Newspaper article St Louis Post-Dispatch (MO)

Editorial: Another Dubious Distinction for Missouri: No. 1 in Suspensions

Newspaper article St Louis Post-Dispatch (MO)

Editorial: Another Dubious Distinction for Missouri: No. 1 in Suspensions

Article excerpt

Until 2012, Missouri had the dubious distinction of having the largest crack vs. powder cocaine sentencing disparity in the country. The disparity had long been targeted by civil rights activists because crack defendants, most of them African-American, faced 75 times longer sentences for possessing the same amount of cocaine as the mostly white, wealthier defendants caught with powdered coke.

The law was changed by the Missouri Legislature at the urging of then-Reps. Tishaura Jones (currently the treasurer in the city of St. Louis), and Chris Kelly, D-Columbia.

Now Missouri has another worst-in-the-nation ranking that speaks to racial disparities: Its black children are more likely to be suspended from elementary school than in any other state in the nation, according to a report issued last month by the Center for Civil Rights Remedies at UCLA.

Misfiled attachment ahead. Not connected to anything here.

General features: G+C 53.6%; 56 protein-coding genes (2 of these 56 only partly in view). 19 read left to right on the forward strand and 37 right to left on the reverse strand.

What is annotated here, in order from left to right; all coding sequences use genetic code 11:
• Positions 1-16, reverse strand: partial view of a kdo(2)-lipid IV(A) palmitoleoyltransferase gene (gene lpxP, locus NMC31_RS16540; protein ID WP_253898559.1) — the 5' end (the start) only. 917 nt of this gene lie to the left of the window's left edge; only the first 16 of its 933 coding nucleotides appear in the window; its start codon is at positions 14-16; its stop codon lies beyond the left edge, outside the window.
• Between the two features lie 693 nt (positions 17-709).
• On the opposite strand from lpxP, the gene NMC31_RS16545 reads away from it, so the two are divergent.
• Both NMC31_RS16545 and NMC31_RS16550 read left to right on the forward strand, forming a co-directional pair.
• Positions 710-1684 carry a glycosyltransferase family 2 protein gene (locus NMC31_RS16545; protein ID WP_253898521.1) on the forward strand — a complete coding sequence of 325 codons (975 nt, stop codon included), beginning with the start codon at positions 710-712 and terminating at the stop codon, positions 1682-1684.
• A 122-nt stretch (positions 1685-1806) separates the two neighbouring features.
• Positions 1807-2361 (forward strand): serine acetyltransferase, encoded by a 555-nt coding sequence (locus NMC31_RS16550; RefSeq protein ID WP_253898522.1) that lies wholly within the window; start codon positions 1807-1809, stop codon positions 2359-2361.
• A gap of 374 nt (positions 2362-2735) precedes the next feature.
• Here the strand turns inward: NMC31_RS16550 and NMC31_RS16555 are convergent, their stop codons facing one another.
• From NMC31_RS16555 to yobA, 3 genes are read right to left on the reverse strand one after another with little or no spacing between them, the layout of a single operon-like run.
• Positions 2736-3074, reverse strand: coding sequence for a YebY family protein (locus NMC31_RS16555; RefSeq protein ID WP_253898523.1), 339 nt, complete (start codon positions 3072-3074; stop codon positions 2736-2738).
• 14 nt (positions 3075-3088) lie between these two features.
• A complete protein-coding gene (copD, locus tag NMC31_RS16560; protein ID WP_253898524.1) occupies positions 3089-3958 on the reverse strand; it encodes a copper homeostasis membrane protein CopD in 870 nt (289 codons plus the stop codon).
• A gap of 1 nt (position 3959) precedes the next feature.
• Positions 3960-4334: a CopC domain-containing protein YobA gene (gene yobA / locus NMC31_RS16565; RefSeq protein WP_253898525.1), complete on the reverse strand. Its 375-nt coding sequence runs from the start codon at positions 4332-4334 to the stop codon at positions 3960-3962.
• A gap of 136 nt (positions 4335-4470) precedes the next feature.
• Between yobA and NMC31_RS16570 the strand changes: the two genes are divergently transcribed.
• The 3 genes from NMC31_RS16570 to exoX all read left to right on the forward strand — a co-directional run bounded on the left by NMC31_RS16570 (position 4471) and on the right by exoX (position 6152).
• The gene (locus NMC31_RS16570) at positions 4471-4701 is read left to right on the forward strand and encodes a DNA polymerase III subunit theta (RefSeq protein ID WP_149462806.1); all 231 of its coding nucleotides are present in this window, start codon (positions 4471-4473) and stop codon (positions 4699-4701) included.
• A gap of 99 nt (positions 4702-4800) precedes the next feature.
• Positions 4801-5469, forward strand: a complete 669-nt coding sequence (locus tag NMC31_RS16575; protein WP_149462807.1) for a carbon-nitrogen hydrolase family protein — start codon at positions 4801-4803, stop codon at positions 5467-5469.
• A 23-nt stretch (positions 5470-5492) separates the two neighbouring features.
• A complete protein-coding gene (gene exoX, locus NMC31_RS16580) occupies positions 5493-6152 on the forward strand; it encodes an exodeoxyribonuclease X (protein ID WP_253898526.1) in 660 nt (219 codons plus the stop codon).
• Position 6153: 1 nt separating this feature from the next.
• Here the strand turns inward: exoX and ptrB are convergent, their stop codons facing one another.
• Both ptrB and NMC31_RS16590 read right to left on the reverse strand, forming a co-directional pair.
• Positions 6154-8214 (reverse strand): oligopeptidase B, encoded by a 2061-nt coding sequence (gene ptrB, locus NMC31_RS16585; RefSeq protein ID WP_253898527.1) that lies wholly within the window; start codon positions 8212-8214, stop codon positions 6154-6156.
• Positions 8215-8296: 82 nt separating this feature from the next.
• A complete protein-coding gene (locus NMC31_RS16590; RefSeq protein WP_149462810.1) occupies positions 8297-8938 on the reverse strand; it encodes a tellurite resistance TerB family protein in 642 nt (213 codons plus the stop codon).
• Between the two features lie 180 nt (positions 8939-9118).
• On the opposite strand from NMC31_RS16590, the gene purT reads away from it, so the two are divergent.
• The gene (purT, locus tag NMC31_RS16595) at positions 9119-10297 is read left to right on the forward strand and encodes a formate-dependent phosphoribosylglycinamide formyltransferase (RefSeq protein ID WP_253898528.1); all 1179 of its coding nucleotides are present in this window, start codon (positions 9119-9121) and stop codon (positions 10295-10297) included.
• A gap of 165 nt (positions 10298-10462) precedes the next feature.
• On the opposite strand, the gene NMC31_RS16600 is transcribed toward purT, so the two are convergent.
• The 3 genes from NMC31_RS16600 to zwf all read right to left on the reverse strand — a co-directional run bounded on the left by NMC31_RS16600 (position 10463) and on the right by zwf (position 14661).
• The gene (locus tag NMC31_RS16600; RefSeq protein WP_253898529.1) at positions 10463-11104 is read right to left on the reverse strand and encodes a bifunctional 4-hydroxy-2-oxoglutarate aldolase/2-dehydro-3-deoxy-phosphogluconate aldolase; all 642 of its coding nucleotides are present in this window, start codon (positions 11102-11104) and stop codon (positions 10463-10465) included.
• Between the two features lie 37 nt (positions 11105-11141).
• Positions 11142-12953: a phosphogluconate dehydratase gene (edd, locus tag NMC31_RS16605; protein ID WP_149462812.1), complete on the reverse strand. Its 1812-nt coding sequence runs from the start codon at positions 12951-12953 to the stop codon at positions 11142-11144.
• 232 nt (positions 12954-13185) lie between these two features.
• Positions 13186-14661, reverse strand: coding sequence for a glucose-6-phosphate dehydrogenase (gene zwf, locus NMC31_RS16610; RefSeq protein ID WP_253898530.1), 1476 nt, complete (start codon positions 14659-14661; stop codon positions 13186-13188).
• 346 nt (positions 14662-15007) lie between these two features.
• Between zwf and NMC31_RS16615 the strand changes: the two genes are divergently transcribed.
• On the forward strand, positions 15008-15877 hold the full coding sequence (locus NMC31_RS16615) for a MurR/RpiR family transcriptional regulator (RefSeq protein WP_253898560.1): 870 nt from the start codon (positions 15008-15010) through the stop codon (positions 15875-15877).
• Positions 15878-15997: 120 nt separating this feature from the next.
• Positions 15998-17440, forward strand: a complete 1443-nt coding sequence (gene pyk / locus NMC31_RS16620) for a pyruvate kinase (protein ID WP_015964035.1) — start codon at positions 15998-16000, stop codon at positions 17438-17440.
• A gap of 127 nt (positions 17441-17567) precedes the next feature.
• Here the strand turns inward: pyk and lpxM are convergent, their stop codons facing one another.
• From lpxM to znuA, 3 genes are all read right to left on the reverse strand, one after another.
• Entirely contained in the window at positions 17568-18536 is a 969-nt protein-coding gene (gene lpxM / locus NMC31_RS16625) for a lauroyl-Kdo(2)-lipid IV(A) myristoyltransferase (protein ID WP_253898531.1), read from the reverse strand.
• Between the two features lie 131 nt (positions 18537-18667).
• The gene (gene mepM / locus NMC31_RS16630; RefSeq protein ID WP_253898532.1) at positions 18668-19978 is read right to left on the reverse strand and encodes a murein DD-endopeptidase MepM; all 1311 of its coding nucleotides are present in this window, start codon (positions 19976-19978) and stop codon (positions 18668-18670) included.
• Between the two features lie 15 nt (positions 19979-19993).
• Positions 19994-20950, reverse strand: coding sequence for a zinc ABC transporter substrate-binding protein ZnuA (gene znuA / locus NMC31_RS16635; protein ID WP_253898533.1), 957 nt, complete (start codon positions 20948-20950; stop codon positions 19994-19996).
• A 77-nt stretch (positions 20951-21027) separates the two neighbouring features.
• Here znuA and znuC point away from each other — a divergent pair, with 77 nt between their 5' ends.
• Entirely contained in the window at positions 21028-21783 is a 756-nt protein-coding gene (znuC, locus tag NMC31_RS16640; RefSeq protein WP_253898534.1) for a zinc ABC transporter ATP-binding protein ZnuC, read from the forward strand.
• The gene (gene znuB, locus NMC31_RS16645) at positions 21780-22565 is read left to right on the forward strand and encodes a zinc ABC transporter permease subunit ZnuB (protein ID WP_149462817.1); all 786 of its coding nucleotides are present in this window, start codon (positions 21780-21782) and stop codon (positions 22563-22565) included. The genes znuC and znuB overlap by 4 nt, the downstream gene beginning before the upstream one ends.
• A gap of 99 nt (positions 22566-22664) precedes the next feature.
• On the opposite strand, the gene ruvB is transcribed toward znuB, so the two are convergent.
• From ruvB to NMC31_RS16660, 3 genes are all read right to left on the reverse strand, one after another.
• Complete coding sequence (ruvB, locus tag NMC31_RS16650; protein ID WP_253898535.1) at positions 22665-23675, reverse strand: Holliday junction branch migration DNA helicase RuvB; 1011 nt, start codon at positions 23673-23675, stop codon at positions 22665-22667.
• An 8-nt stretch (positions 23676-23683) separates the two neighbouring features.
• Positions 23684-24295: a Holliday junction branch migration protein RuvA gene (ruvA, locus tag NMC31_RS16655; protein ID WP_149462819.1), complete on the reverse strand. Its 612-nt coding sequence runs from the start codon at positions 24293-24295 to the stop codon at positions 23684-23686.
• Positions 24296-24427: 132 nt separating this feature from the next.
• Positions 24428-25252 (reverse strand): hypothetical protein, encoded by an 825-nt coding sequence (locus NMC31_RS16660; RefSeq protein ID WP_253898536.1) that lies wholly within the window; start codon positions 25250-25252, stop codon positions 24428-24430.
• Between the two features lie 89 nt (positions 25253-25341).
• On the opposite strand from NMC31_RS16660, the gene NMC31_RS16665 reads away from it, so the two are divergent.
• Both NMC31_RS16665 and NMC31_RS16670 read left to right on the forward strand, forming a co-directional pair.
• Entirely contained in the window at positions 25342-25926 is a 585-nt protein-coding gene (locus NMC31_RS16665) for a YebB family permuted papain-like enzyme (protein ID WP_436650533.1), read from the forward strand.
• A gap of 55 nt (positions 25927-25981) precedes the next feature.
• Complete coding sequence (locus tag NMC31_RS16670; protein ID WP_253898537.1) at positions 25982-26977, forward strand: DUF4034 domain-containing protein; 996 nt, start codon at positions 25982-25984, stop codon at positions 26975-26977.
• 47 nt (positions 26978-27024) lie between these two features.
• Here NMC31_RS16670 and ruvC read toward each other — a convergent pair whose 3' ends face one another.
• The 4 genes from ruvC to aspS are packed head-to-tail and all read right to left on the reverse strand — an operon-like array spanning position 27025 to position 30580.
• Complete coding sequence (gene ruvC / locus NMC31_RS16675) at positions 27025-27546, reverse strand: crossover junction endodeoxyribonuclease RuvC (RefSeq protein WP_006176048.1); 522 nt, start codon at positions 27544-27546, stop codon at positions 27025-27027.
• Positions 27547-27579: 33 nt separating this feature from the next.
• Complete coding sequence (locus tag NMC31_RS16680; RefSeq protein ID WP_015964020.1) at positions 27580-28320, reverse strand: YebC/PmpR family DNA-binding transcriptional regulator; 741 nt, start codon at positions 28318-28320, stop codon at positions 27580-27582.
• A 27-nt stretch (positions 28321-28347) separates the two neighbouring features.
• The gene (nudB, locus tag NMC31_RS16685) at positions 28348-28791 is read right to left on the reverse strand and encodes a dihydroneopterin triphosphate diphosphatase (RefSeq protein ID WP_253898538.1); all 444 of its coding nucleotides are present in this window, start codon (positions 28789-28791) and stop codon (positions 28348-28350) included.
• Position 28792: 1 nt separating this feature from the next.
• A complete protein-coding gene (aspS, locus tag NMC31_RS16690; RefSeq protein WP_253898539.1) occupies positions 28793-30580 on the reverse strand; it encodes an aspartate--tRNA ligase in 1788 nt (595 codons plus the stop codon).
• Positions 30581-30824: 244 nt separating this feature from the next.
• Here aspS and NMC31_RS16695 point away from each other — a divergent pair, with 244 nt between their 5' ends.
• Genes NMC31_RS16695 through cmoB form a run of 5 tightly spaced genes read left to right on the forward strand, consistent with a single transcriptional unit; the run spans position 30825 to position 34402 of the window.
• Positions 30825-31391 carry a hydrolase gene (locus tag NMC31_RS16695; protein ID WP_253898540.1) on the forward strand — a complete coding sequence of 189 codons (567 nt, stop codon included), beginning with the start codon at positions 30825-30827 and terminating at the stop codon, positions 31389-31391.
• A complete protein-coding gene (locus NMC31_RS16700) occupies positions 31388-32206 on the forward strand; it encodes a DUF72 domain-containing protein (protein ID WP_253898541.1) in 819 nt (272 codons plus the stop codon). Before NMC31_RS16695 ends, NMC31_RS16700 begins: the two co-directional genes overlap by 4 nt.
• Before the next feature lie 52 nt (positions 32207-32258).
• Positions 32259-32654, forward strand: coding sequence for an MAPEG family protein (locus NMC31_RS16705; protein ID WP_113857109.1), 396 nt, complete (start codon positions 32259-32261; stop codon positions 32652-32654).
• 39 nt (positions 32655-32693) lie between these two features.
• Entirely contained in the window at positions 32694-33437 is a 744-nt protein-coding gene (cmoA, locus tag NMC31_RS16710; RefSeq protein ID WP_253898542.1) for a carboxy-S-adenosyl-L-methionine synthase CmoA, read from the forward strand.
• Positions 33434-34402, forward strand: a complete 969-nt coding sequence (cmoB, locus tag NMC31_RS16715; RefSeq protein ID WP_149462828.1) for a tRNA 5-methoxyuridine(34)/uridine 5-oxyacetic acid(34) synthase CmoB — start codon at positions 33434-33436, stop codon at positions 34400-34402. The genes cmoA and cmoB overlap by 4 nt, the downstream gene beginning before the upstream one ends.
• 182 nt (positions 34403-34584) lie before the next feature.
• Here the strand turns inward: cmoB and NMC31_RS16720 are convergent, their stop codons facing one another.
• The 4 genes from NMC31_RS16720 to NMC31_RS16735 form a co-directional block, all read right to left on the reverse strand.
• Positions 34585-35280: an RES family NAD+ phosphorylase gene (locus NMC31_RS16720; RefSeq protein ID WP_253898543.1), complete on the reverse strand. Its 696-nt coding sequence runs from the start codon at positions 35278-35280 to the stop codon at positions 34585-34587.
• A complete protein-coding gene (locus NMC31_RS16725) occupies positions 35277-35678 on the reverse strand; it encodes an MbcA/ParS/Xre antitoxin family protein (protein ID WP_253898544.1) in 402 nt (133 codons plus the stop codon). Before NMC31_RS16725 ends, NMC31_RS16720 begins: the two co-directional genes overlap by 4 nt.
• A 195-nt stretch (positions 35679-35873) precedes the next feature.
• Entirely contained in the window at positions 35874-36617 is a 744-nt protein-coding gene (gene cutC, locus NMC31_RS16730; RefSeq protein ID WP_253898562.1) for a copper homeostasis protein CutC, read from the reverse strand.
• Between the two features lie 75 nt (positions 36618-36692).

First in suspensions. First in prison sentences.

Missouri is Exhibit A in what civil rights activists call the school-to-prison pipeline for young African-Americans. Nationally, and particularly in Missouri, it works like this:

Black students are more likely to be suspended when they are young for minor offenses that wouldn't lead to suspension for white students. One suspension leads to another, which often ends up with a student on the street getting in trouble. In the St. Louis region, those young black students on the street are at much higher risk for getting pulled over by police for simply walking down the street, as the Department of Justice report on Ferguson told us in one explicit story after another.

In Missouri, the disparities start young and continue all the way to prison. It's a travesty that explains as much as any other factor and there are many, poverty being the biggest one why too many black men who are nonviolent offenders crowd state prisons.

The UCLA study found that in Missouri, 14.3 percent of black students in elementary school were suspended at least once in the 2011-12 school year compared to 1.8 percent of white children. The 12.5 percent disparity is twice the national average.

The problem was even worse in the St. Louis Public Schools, which suspended 29 percent of its elementary school students during the year of the study, and in the unaccredited school districts of Normandy and Riverview Gardens, each of which suspended about 21 percent of its elementary students. …

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